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Common injuries and how to avoid them?

post #1 of 4
Thread Starter 
As I have progressed and become comfortable with high-speeds, super steeps, little cornice drops without compromising good techniques (I don't *think* I look awkward or have any glaring flaws in my skiing). More-so, I've progressed a lot as a freestyle skier. I spend about half my time in the park, and feel comfortable doing relatively big kickers. For those familiar with Mammoth, I've hit everything in Southpark a couple weeks ago (ie some 30-footers, with 6-8 foot tall kickers).

All of that, and I have never had a bad spill. I've just steadily worked my way up to this point. I've definitely felt mixtures of fear and adrenaline when trying something new, but never rush into something without a lot of thought.

So how do I keep it this way? Are injuries and painful crashes inevitable, or are there guys that push their limits without them? Are there common mistakes to keep an eye out for?

tl;dr progressing as a skier, trying more and more advanced things. Never had a bad fall or injury. How do I keep it that way?
post #2 of 4

It's not a given that every skier will get hurt at some point in their career. It sounds like you have a good protective mechanism (never rushing into something without a lot of thought). Good luck with it!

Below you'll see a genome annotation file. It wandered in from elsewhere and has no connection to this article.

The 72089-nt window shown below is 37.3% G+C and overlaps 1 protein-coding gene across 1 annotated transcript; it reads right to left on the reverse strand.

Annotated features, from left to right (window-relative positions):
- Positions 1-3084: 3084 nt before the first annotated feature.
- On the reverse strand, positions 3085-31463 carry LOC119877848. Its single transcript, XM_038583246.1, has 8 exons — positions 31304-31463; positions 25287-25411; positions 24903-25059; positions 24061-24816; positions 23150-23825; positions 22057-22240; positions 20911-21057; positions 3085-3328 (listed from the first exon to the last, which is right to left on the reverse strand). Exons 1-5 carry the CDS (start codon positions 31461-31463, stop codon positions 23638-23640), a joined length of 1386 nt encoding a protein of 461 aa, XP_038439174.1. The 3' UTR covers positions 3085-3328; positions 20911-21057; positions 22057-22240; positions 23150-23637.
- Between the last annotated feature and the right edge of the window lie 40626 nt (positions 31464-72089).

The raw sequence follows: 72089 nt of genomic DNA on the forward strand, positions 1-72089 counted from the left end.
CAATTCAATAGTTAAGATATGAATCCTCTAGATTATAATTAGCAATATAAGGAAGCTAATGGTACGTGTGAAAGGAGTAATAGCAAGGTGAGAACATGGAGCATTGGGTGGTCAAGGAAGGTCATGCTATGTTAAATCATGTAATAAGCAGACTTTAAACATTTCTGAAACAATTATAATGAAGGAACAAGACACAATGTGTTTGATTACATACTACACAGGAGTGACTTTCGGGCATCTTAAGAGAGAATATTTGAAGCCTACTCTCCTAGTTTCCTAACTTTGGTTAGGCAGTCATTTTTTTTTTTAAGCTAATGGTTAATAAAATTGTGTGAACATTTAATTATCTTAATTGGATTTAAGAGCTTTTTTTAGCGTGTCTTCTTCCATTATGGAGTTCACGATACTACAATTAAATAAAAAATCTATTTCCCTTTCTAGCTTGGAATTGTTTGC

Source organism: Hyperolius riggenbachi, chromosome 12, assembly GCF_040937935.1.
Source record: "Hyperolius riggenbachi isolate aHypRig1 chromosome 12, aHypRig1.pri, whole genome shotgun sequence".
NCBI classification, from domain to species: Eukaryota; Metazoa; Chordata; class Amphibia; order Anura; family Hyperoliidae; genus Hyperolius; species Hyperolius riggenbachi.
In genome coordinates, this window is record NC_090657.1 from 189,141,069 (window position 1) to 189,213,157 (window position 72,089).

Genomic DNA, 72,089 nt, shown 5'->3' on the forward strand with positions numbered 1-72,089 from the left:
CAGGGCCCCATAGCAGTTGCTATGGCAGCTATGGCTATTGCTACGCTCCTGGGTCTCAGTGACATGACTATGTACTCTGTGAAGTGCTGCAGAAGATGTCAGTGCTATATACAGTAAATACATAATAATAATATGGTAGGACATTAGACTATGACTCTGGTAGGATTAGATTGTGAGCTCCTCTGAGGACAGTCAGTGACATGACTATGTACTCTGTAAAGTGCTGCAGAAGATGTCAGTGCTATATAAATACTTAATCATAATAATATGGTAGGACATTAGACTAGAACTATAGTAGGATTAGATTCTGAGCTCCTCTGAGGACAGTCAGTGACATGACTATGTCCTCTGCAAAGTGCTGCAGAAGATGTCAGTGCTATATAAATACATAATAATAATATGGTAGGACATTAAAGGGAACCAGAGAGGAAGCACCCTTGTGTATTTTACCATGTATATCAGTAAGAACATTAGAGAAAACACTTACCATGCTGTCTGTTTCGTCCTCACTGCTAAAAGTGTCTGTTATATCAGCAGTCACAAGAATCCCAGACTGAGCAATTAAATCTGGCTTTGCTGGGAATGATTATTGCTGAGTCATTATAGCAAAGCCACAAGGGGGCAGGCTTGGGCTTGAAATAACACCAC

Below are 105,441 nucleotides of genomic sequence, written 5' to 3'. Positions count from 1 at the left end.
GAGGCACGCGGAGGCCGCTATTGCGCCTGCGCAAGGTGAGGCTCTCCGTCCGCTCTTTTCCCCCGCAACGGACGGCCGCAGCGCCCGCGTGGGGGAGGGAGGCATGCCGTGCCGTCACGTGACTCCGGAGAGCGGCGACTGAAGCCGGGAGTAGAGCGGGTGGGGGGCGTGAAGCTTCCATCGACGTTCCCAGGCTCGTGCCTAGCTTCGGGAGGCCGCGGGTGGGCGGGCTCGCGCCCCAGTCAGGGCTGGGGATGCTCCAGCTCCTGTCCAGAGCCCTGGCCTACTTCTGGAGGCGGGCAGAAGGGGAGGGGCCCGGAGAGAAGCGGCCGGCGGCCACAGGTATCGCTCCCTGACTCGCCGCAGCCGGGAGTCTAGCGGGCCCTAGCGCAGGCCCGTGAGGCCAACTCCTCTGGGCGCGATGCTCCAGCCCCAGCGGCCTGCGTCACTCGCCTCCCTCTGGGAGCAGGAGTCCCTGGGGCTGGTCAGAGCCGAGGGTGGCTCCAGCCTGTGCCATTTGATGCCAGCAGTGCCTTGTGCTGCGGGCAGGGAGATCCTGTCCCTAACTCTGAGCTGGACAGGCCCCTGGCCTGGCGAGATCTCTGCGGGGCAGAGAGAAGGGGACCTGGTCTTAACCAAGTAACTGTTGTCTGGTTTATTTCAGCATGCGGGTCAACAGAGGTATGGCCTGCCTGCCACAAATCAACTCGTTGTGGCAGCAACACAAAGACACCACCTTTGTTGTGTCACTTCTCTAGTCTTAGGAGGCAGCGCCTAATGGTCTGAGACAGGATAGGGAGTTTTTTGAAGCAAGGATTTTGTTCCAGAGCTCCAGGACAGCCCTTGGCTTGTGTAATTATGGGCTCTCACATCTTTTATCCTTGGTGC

post #3 of 4

I'm not sure this applies to you (it's aimed more at beginners and terminal intermediates), but the classic treatise on avoiding knee injuries is




A must read for every skier.


Other than that, "look before you leap" and "ski with confidence - but not too much confidence".

post #4 of 4

Look before you leap is definitely a must.


The one I learned the hard way is ALWAYS take a picture of a face beforehand is you aren't doing a marked run (and said unmarked run is steep and gnarly enough). When you're looking down, it's really hard to judge stuff, but if you took a picture, just whip out the camera and get your bearings.


Also, try to anticipate the consequences of falling (ie. screwing up will be the end of my: day/ week/ season/ life). Then decide if it's worth it or not.


But really, if you are the type to slowly increase the risk, like I am, sooner or later you will find the end of your skill. It's inevitable. If you are the type to find a type of terrain you are comfortable skiing and are content leaving it as is, then you still have a chance of eating it hard sooner or later.

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